Diana Ellen Judd was born on January 11, 1946 in Ashland, Kentucky. She often spoke about raising Winona and Ashley as a single parent after her divorce from their father, Michael Ciminella. She attended nursing school at the College of Marin in California with the intention of eventually becoming an M.D. “I was going to use my RN to support myself and finish medical school,” she said in a 1995 interview. “I had this romantic idea of working with people in Appalachia, with my people.” But then “when Winona and I started singing together – she was so desperate to find a new direction in her life – it quickly became obvious that this was what we were supposed to do.”
In a 2016 interview with Robin Roberts on Good Morning America to promote her memoir, she said childhood sexual abuse led to depression, which she described as “extreme” and “so deep and debilitating and life-threatening” . Judd told Roberts, “I had to realize that in a way I had to educate myself. We all have this inner child and I needed to realize for the first time in my life that I got a rough deal, okay now I’m a big girl. Put on some big girl pants and deal with it.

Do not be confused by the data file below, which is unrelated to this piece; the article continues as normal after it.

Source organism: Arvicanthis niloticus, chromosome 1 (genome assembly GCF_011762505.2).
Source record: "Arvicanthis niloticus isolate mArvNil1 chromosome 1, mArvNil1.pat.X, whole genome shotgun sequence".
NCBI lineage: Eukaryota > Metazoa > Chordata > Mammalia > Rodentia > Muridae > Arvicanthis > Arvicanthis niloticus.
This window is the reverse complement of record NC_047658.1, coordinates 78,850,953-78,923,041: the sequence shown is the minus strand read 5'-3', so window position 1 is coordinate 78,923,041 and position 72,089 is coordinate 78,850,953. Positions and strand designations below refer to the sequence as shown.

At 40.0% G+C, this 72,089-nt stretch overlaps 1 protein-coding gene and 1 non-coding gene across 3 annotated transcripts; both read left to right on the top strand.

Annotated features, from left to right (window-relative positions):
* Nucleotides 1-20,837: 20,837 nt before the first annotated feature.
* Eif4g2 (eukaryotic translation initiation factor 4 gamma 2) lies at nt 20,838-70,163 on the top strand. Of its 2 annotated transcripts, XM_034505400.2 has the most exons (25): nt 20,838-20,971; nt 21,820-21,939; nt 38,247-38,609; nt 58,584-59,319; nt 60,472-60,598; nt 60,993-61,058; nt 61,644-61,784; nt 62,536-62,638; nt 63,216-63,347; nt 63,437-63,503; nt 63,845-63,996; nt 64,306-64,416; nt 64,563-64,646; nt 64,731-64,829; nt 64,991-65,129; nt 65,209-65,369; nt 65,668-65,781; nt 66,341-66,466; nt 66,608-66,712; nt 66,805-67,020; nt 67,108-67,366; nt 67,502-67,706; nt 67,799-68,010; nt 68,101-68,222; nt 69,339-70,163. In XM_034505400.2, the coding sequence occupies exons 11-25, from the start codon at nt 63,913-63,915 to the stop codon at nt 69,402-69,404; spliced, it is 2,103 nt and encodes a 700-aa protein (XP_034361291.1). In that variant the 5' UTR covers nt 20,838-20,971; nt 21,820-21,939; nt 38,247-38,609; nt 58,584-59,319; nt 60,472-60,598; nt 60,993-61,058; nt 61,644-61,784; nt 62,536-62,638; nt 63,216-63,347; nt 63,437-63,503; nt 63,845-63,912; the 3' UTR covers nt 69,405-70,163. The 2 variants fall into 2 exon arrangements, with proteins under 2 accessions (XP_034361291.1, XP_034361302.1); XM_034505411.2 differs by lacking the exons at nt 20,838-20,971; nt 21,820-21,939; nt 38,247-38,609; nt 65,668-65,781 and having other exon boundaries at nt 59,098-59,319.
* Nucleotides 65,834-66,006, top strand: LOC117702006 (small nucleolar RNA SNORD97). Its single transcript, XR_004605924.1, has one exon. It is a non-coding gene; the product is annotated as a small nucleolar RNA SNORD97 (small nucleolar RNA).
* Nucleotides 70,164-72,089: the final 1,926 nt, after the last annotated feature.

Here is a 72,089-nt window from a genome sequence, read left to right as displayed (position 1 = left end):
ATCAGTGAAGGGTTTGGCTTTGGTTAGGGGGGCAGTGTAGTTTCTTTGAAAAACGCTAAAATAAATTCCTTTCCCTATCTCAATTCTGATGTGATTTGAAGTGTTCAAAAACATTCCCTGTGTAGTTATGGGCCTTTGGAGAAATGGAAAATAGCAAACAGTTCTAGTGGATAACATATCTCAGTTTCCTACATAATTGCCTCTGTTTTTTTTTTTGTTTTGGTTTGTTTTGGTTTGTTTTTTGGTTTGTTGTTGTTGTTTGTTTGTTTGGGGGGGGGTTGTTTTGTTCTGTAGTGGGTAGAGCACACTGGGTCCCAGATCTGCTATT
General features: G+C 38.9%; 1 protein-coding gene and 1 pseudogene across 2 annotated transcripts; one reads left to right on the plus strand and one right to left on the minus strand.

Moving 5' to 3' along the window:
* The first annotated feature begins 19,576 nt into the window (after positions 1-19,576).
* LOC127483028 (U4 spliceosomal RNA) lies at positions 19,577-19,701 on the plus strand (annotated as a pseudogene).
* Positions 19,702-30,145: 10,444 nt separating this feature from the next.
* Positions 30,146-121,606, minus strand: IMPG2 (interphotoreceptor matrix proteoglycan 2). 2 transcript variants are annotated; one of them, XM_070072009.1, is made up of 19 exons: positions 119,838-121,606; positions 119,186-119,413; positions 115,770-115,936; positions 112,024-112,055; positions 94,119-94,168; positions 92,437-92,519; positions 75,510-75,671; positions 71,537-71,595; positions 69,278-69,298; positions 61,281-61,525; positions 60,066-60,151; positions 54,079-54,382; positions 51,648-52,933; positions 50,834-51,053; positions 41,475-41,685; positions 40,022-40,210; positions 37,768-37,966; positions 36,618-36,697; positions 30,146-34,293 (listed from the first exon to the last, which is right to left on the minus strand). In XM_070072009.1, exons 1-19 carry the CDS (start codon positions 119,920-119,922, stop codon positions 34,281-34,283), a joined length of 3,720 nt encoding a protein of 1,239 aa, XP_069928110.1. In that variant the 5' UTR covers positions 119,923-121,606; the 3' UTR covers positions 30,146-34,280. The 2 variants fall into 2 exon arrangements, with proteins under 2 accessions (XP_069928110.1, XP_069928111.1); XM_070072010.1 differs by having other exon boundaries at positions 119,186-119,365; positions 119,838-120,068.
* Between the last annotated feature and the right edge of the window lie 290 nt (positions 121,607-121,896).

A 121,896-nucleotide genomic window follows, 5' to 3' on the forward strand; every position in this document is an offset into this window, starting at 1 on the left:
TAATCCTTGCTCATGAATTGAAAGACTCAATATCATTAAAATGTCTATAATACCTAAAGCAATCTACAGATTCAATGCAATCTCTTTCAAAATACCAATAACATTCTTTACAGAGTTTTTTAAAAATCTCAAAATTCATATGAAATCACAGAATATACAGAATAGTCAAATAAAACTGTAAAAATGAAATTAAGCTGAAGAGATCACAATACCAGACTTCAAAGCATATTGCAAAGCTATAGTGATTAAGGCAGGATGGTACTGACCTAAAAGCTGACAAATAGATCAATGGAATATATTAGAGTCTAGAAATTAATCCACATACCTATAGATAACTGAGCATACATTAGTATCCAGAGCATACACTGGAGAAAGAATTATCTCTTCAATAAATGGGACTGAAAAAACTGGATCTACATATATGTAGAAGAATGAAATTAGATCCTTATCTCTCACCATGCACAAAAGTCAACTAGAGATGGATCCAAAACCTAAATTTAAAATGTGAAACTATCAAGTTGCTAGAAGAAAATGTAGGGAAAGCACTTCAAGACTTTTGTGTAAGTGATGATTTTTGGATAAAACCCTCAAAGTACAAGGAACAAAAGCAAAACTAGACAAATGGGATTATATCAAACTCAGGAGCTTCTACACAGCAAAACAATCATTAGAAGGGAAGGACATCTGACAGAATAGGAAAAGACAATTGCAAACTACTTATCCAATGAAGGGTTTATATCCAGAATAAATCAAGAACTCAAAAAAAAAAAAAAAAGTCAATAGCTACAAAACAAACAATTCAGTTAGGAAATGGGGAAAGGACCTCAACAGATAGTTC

She spoke of being “a little estranged” from Winona at the time, who she said “took the brunt of all the mistakes I made… We went through a lot of therapy together… From the day I found out that it exists, it was the two of us against the whole world, and then for decades we kind of grew up together, because in reality it was just the two of us. And I always tell her: “If I knew better, I would do better.”